YURI DOJC (pronounced "Deutsch") is one of Canada's most successful commercial photographers, and his intimate relationship with the appetites of advertising informs almost every plate of the handsomely printed Marble Woman (Firefly, 92 pages, $29.95 cloth). Presented as idealized statuary, each female nude in this collection shows skin that has neither pore nor freckle, and body parts (save for heads and one upwardly thrusting mons Veneris) that have no surface hair. The strong lighting and somewhat grainy paper suggest instead that the ladies have been dusted with white talcum, and thus issue no unpleasant odours either. Viewers will find no kinky eroticism here, & la Helmut Newton or Madonna, but instead an adolescent humour: toy animals marching under a breast, inflatable sharks looming overhead, little putti perched on shoulders, masks held coyly over the crotch.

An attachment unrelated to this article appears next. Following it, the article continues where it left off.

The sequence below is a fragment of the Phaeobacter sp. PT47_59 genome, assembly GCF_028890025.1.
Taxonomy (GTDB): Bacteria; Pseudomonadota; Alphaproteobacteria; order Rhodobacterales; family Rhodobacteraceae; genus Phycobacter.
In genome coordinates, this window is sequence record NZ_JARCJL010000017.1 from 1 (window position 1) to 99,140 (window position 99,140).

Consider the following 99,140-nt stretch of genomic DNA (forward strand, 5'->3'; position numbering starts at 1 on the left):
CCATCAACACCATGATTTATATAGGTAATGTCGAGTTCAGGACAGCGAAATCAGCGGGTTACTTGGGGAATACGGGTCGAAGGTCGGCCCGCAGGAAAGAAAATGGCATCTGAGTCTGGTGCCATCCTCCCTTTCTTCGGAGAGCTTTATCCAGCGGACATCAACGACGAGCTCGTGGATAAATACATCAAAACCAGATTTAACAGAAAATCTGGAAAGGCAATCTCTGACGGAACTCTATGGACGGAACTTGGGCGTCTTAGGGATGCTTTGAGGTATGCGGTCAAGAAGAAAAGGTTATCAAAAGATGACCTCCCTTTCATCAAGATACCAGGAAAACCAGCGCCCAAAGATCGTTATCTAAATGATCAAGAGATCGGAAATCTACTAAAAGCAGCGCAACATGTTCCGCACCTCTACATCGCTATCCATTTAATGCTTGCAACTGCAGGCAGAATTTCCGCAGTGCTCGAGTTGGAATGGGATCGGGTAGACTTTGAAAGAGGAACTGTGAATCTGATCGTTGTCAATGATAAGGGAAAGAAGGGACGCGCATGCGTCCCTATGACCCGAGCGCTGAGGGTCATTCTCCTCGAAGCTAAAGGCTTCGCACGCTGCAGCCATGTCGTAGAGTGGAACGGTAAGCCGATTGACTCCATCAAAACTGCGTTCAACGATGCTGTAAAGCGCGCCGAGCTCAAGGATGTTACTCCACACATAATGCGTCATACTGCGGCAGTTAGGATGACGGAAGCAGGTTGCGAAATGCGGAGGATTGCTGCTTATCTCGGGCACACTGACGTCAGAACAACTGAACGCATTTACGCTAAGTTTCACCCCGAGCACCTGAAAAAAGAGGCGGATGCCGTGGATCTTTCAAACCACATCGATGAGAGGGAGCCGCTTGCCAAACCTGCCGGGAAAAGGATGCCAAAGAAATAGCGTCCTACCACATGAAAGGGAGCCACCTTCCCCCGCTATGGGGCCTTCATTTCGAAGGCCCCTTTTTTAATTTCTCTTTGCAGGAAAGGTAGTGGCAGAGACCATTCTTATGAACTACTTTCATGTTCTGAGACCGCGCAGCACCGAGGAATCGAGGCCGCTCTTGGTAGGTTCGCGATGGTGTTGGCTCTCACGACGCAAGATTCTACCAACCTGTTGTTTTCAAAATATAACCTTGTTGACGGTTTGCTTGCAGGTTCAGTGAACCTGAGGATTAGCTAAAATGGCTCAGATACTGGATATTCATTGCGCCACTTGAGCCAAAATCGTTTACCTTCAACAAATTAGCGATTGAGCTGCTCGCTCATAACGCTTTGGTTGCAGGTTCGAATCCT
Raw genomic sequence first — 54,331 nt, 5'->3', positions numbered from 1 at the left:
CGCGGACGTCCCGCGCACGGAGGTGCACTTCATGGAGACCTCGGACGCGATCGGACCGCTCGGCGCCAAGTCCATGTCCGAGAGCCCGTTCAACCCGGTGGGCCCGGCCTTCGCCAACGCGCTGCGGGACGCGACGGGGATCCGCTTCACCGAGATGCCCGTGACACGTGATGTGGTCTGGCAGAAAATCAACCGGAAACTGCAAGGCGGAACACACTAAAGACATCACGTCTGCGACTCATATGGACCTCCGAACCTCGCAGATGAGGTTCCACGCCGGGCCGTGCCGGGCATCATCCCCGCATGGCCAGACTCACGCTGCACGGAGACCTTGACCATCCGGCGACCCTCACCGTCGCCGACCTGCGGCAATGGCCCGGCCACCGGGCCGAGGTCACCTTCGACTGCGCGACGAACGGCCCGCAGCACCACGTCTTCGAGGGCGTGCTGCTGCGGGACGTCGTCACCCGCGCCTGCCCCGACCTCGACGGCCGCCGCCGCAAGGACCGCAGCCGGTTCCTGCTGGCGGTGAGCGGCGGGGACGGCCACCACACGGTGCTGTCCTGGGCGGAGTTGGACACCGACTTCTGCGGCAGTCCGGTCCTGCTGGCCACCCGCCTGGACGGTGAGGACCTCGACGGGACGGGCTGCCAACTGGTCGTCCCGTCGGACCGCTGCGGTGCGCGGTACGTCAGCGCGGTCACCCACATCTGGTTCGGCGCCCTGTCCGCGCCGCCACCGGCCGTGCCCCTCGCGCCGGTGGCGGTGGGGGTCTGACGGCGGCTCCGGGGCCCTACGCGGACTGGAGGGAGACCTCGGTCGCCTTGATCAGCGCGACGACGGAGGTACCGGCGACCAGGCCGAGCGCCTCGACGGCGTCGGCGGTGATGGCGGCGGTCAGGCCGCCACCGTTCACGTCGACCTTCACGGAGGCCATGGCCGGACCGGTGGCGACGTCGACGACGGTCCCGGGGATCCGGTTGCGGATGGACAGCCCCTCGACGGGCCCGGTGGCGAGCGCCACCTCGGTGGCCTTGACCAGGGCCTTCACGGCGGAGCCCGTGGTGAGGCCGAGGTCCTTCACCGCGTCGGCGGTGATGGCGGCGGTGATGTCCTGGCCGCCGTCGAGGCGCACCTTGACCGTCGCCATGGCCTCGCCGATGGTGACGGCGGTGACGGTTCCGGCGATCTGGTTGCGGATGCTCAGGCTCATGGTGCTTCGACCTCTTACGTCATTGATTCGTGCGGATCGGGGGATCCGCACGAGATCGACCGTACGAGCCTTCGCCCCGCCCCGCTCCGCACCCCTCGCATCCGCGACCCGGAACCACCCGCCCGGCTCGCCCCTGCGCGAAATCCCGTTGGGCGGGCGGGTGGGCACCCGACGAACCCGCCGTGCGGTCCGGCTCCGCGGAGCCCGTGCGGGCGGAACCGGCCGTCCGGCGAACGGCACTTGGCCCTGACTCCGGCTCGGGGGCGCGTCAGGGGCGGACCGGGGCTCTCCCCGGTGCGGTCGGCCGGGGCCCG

A few images capture the formal geometry of the female body, which has always captivated male artists, and two photographs present surprising, arresting torsions. One striking shot shows an Oriental woman's head from above, with what appear to be sequins on the lower lip approximating drops of blood. Perhaps the most disturbing and symptomatic image poses a reclining, milk-white nude draped in plastic; though otherwise innocuous, this image implies that a woman is a package, something manipulated and sold. Despite the adroit lighting and darkroom techniques that Djoc's photographs exhibit, these depersonalized, soulless images lack both deep humanity and the frisson of fantasy. Throw a veil across the breasts and stick a flask of Giorgio in one hand, and you have a ready-made perfume ad for Mirabella. More than anything, Yuri Dojc's valentine to himself proclaims, by its very publication, the influence he holds within the world of commercial advertising.